La Mama History: Front of House
Like all things at La Mama, the front of house set up and offering has both stayed the same and changed many times over its fifty-year history.
The offering hasn’t changed much, with front of house staff continuing to offer a tea or coffee and a biscuit with your ticket, joining the audience in watching the show and encouraging post show engagement between the audience and the artists. Your show ticket continues to buy you a chance at the raffle drawn before every show. And front of house members continue to support the show teams, working together to create a welcoming and inspiring environment in which to present and engage with creative offerings.
It is the physical attributes, the location, housing, and accoutrements of this welcoming ethos that have changed and evolved most noticeably. In the early days, coffee was served out of an urn that sucked and seethed throughout the shows, tickets were sold from a little tin box at a hallstand just inside the theatre door, and wine was poured from a cask. On sunny days the front of house person might take a little table outside and with their booking sheet, the little tin box and a booklet of raffle tickets, open up shop on the deck just outside the theatre entry.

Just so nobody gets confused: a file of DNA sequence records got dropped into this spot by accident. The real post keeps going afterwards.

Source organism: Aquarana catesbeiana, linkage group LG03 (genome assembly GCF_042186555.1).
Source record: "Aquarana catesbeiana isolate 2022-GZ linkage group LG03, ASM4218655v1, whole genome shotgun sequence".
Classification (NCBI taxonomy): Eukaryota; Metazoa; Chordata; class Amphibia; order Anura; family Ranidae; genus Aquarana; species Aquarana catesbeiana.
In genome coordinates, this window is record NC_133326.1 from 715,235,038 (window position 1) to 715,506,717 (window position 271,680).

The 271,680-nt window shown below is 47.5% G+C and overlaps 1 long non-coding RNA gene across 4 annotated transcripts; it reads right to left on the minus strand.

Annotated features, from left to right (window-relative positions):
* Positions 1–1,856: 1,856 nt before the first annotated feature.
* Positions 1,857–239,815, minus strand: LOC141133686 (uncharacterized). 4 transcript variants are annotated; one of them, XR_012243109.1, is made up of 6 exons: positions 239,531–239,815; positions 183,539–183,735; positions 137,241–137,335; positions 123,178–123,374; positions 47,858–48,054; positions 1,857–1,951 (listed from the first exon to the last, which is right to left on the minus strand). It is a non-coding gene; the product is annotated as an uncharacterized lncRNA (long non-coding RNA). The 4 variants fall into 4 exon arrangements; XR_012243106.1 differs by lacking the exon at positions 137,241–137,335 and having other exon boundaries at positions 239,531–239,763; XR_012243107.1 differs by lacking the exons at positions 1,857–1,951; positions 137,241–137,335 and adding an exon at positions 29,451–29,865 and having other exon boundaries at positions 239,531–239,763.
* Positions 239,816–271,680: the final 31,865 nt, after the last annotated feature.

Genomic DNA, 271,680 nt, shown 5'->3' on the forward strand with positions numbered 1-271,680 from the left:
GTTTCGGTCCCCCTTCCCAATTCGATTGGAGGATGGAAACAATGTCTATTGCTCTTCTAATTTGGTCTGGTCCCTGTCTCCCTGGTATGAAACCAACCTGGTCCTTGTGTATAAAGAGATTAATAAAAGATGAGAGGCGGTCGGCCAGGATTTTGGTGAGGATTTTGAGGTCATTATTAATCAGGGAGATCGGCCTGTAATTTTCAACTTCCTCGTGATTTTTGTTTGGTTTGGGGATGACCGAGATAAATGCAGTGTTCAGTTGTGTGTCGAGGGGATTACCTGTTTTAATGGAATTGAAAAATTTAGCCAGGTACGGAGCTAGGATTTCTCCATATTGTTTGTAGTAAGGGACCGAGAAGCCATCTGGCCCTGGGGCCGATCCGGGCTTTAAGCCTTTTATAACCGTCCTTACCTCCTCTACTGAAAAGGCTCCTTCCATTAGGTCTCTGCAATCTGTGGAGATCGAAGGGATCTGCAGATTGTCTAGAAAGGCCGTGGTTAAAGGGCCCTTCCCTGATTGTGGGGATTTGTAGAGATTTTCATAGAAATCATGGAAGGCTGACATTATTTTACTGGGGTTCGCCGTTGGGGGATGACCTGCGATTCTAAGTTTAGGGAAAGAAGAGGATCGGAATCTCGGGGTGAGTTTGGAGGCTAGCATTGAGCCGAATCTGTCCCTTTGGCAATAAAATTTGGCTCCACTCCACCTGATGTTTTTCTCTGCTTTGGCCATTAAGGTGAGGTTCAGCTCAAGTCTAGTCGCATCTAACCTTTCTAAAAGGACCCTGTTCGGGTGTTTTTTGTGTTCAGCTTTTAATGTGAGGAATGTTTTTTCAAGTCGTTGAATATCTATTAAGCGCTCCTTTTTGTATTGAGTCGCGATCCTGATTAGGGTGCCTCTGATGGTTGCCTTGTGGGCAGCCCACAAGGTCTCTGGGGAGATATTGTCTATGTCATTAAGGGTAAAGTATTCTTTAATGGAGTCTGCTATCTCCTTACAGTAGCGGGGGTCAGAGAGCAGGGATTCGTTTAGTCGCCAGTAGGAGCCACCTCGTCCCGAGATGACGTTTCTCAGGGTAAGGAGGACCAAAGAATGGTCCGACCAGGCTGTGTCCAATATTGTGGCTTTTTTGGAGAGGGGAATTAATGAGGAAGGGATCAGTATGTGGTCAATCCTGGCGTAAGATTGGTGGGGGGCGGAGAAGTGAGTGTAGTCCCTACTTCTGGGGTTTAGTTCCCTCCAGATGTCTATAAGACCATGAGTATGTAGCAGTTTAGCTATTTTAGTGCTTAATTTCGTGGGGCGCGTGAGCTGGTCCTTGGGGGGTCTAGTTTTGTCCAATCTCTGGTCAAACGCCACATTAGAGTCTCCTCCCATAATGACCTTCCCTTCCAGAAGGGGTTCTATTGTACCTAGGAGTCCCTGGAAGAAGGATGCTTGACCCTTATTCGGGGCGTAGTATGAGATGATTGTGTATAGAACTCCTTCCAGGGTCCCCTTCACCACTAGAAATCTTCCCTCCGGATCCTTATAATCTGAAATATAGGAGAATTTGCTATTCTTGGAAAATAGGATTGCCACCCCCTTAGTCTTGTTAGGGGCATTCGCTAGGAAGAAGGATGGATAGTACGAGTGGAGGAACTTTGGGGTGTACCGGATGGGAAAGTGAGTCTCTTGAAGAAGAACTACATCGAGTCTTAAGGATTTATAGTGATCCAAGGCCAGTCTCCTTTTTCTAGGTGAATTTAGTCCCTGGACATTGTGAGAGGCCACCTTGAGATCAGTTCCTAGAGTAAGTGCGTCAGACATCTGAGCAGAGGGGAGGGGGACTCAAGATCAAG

Over the years, these occasional forays to greet the audience outside the theatre, found architectural realisation in a few different arrangements. But true to La Mama fashion, it took the remains of a set in the courtyard to truly formally house Front of House. In 2015, Warwick Sassman was commissioned (with funds generously donated by the Pratt Foundation) to create a box office that was loosely based on this inhabited set.
Today, the urn and the hallstand have been decommissioned. Wine now comes in bottles and there is beer and kombucha and soda water on tap too. Like its predecessors, the post fire box office makes use of available materials. The old theatre floorboards create the internal lining, and the old, corrugated iron fence has been reimagined into operable awnings, opening up to welcome all inspired by and an ode to Liz’s folding and disappearing fence.